Gig Photography

Discussion in 'Digital Photography' started by saxondale., Aug 17, 2007.

  1. saxondale. macrumors 6502

    Joined:
    May 20, 2006
    Location:
    England/China
    #1
    I got a photography pass for this band called Russian Circles. The most suitable lens i have for this is the Canon 24-70mm f/2.8 L USM on a Canon 350D. Could anyone give me a rough idea of the settings i should use. It will be in a dark place, lighting rig, standard stuff really. I won't be using a flash.

    Thanks
     
  2. thr33face macrumors 6502

    Joined:
    May 28, 2006
    #2
    It is hard to give any setting-recommendations as I don't know how the light will be and how the place looks. Even if I knew i still couldn't as I don't know which look you're after.

    Anyway, here is my usual approach. I guess a lot of people would recommend the same or something similar.

    I would check out the location before the shooting and see waht kind of lighting they have and where you can stand, etc.

    That way you can in check out different settings without the fear of missing anything. Take your time and try to perfect the settings so you have everything in your head on the gig-day.

    Hope i could help,
    have a nice day.
     
  3. -hh macrumors 68020

    -hh

    Joined:
    Jul 17, 2001
    Location:
    NJ Highlands, Earth
    #3
    I think that my general approach would be to plan on cranking up the ISO setting, but to also perhaps see if the venue operator would be agreeable to letting me bring in a monopod with a quick-disconnect.

    I'd also throw a sandbag in my trunk and see about using that if the facility's spaces has any nice horizontal surfaces...tables or railings...where you could use the sandbag for a stabilized shot. If no monopod or sandbag allowed, then don't forget that you can use a nice vertical surface to brace against, such as a doorway or column.

    Lastly, don't forget that darkness isn't necessarily always a problem: it can also be an opportunity. As such, make sure to get some shots where there's some motion blur of the performers and/or audience members. Afterall, its a band gig, not a funeral parlor :D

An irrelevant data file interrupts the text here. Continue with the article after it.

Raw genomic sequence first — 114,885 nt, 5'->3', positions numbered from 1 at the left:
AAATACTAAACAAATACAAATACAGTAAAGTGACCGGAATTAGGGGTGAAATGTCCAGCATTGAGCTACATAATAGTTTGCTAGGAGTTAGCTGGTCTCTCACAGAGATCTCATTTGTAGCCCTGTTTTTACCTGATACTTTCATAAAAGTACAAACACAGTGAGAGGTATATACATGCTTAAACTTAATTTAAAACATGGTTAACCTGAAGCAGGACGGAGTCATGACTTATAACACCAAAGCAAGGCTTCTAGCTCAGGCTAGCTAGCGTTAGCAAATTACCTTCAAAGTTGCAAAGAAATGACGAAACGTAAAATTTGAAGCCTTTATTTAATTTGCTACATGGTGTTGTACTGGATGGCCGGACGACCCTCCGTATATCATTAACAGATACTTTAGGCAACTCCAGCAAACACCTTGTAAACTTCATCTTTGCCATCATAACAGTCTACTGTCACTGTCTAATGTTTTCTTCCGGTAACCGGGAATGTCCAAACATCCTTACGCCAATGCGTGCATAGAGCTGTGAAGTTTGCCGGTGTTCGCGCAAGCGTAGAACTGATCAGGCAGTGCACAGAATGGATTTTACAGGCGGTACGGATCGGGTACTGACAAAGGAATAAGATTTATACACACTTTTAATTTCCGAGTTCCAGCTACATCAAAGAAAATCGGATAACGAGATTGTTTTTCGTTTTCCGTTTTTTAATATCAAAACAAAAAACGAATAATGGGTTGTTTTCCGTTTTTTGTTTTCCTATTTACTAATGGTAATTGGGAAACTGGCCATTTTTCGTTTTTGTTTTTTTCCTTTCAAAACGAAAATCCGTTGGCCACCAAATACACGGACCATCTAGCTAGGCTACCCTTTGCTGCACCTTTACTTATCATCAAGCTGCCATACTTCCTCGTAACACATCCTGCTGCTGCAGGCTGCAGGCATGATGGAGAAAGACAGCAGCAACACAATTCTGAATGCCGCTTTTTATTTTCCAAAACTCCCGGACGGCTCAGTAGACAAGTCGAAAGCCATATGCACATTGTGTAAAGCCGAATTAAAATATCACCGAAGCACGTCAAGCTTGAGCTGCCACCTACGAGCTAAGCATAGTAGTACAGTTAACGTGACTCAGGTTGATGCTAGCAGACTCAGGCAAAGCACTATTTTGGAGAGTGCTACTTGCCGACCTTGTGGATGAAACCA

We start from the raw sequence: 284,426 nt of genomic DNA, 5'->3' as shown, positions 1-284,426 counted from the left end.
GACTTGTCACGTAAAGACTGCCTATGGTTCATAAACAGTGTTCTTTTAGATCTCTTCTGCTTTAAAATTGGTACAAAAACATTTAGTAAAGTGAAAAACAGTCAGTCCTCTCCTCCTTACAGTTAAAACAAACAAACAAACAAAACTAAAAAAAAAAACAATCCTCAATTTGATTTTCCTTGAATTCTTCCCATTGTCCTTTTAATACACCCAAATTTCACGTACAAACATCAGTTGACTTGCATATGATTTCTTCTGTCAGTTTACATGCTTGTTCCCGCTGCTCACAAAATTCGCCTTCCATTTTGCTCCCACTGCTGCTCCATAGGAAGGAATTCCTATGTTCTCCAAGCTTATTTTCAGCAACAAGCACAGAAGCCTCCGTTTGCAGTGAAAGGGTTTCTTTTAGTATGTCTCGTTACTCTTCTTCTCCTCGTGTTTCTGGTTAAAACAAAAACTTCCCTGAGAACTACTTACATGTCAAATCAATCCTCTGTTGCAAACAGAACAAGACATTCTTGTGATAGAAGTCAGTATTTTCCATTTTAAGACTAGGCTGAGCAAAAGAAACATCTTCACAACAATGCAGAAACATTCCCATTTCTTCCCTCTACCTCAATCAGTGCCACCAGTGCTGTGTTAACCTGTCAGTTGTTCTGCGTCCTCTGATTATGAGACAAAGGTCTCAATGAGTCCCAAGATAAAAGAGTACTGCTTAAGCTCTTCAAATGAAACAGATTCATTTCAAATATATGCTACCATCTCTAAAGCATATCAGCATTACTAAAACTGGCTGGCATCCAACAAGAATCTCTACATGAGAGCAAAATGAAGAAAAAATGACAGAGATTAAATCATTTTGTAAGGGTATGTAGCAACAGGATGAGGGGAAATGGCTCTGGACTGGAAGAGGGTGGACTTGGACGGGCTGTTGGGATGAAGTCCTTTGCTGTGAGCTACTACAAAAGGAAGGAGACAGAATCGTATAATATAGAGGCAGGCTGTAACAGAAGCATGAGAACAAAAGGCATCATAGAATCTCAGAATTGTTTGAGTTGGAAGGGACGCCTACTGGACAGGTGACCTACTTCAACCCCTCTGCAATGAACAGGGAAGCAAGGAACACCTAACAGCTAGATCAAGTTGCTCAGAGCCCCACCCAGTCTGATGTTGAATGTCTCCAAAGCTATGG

-hh
     
  4. ChrisA macrumors G4

    Joined:
    Jan 5, 2006
    Location:
    Redondo Beach, California
    #4
    The difference between a "snap shooter" and a professional is that the pro goes into an assignment with a good idea of the kinds of images he wants and has some mental pictures in has mind of what the prints will look like then he works to make that vision happen. So the number one thing you need to bring with you is ideas

    If you don't know what the ISO seeting and f-stops do go practice in your house with the lights turned down. Or go to the park or shopping mall at night It's digital so shoot 500 frames and learn before that important shoot.
     
  5. saxondale. thread starter macrumors 6502

    Joined:
    May 20, 2006
    Location:
    England/China
  6. Sdashiki macrumors 68040

    Sdashiki

    Joined:
    Aug 11, 2005
    Location:
    Behind the lens
    #6
    Side note: I love Russian Circles! get me some swag. :D
     
  7. ibilly macrumors regular

    Joined:
    May 2, 2003
    Location:
    Boulder
    #7
    So the 24-70 will be suitable if you can get fairly close. If you're renting and know you CAN get close, I'd recommend the 17-55 2.8 IS, the last two letters being key. IF it is especially dark in there, as it probably will be, the IS plus the fastness will allow you to remain mobile and get a variety of shots as opposed to hunkering down with a mono/tripod and getting the same perspective all night or having noisier shots from higher ISO.

    I'd start at ISO 800 and wide open, and if you're getting fast enough shutter speeds you can stop it down a bit to make sure (slightly) missed focus doesn't ruin a shot. I wouldn't recommend 1600 but you can if you must... Also make sure you set it to look only on the central focus point, lock focus (button or switching it off on the lens) and take a few shots from that perspective to make sure you don't miss something die to focus hunting.